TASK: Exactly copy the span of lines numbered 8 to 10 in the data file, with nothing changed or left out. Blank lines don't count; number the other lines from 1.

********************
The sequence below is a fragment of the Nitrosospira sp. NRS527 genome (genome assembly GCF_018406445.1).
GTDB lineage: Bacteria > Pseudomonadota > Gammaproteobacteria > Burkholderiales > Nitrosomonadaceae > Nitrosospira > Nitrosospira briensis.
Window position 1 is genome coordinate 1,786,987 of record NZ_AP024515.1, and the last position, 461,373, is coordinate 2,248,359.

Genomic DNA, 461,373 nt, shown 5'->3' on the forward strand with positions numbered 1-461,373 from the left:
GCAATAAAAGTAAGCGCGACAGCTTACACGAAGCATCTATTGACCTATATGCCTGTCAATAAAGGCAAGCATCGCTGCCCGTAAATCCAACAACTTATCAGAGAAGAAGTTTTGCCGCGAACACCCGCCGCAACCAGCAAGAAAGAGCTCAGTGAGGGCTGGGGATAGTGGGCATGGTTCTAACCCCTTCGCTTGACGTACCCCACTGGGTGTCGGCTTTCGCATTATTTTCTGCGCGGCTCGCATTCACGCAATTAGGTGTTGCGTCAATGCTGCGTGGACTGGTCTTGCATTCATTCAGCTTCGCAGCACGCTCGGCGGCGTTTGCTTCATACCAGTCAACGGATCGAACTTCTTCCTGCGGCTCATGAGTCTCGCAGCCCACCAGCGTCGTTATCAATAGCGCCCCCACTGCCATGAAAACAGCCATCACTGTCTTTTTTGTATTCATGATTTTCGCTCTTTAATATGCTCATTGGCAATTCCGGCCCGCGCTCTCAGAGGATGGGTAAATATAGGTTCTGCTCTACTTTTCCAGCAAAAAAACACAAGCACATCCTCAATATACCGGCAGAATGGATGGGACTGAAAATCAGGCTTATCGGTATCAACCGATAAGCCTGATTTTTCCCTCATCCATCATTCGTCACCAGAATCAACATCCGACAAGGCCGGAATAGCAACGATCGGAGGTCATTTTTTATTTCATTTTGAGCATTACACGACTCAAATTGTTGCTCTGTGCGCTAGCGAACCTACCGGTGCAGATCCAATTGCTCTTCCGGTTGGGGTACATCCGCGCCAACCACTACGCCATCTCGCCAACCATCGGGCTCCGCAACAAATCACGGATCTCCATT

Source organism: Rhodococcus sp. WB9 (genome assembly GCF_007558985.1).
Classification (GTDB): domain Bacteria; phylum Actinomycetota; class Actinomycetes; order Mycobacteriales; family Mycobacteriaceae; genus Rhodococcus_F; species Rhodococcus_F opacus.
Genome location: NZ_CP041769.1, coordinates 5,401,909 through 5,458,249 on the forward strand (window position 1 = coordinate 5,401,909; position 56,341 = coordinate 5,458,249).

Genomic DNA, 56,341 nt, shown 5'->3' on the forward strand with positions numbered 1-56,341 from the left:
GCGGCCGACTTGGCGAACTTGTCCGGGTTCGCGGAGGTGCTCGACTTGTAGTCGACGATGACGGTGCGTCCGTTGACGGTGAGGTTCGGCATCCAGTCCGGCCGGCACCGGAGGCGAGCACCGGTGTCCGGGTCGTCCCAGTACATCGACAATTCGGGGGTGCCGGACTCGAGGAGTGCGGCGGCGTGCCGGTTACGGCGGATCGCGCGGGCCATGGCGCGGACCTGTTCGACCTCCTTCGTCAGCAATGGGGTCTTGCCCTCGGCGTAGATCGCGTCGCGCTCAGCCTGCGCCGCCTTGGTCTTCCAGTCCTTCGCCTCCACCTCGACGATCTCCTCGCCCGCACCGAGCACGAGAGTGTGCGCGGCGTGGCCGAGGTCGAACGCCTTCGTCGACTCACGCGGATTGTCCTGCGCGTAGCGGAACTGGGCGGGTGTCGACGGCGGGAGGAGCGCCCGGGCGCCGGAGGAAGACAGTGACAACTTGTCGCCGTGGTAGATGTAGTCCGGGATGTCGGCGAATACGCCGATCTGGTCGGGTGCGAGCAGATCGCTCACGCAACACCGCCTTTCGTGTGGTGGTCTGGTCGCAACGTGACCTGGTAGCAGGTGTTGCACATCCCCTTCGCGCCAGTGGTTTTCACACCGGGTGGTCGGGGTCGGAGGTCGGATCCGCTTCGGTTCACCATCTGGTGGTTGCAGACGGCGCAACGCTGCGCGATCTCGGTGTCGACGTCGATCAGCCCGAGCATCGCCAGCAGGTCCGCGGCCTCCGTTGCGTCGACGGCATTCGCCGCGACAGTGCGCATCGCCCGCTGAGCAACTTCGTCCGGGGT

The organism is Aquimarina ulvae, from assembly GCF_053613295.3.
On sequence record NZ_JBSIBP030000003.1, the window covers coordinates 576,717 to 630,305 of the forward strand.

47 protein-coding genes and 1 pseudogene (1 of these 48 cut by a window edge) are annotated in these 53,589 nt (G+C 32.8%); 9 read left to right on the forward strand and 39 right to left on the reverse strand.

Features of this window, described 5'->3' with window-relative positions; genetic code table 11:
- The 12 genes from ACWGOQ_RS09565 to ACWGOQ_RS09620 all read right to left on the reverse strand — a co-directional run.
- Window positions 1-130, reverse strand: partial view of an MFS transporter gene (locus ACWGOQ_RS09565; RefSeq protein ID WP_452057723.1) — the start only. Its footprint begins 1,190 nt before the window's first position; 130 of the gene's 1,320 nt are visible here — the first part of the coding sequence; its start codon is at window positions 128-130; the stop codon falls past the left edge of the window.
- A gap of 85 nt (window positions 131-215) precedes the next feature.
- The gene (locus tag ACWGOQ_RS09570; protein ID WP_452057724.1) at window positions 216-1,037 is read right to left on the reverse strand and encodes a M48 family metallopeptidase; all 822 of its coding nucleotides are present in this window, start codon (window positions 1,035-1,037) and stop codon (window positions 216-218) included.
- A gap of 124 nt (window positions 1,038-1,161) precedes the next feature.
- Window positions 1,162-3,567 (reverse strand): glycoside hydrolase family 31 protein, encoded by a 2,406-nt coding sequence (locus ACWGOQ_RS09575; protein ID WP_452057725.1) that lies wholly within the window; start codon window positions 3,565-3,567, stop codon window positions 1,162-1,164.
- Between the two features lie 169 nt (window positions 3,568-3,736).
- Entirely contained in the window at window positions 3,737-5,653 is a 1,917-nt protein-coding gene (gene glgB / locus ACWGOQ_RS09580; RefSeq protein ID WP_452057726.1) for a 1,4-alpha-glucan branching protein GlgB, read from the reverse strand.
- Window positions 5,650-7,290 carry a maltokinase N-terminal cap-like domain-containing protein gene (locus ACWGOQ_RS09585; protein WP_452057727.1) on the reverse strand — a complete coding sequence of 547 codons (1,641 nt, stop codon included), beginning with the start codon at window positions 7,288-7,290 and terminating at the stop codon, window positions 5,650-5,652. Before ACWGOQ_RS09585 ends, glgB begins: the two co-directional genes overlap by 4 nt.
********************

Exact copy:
Genome location: NZ_CP041769.1, coordinates 5,401,909 through 5,458,249 on the forward strand (window position 1 = coordinate 5,401,909; position 56,341 = coordinate 5,458,249).

Genomic DNA, 56,341 nt, shown 5'->3' on the forward strand with positions numbered 1-56,341 from the left:
GCGGCCGACTTGGCGAACTTGTCCGGGTTCGCGGAGGTGCTCGACTTGTAGTCGACGATGACGGTGCGTCCGTTGACGGTGAGGTTCGGCATCCAGTCCGGCCGGCACCGGAGGCGAGCACCGGTGTCCGGGTCGTCCCAGTACATCGACAATTCGGGGGTGCCGGACTCGAGGAGTGCGGCGGCGTGCCGGTTACGGCGGATCGCGCGGGCCATGGCGCGGACCTGTTCGACCTCCTTCGTCAGCAATGGGGTCTTGCCCTCGGCGTAGATCGCGTCGCGCTCAGCCTGCGCCGCCTTGGTCTTCCAGTCCTTCGCCTCCACCTCGACGATCTCCTCGCCCGCACCGAGCACGAGAGTGTGCGCGGCGTGGCCGAGGTCGAACGCCTTCGTCGACTCACGCGGATTGTCCTGCGCGTAGCGGAACTGGGCGGGTGTCGACGGCGGGAGGAGCGCCCGGGCGCCGGAGGAAGACAGTGACAACTTGTCGCCGTGGTAGATGTAGTCCGGGATGTCGGCGAATACGCCGATCTGGTCGGGTGCGAGCAGATCGCTCACGCAACACCGCCTTTCGTGTGGTGGTCTGGTCGCAACGTGACCTGGTAGCAGGTGTTGCACATCCCCTTCGCGCCAGTGGTTTTCACACCGGGTGGTCGGGGTCGGAGGTCGGATCCGCTTCGGTTCACCATCTGGTGGTTGCAGACGGCGCAACGCTGCGCGATCTCGGTGTCGACGTCGATCAGCCCGAGCATCGCCAGCAGGTCCGCGGCCTCCGTTGCGTCGACGGCATTCGCCGCGACAGTGCGCATCGCCCGCTGAGCAACTTCGTCCGGGGT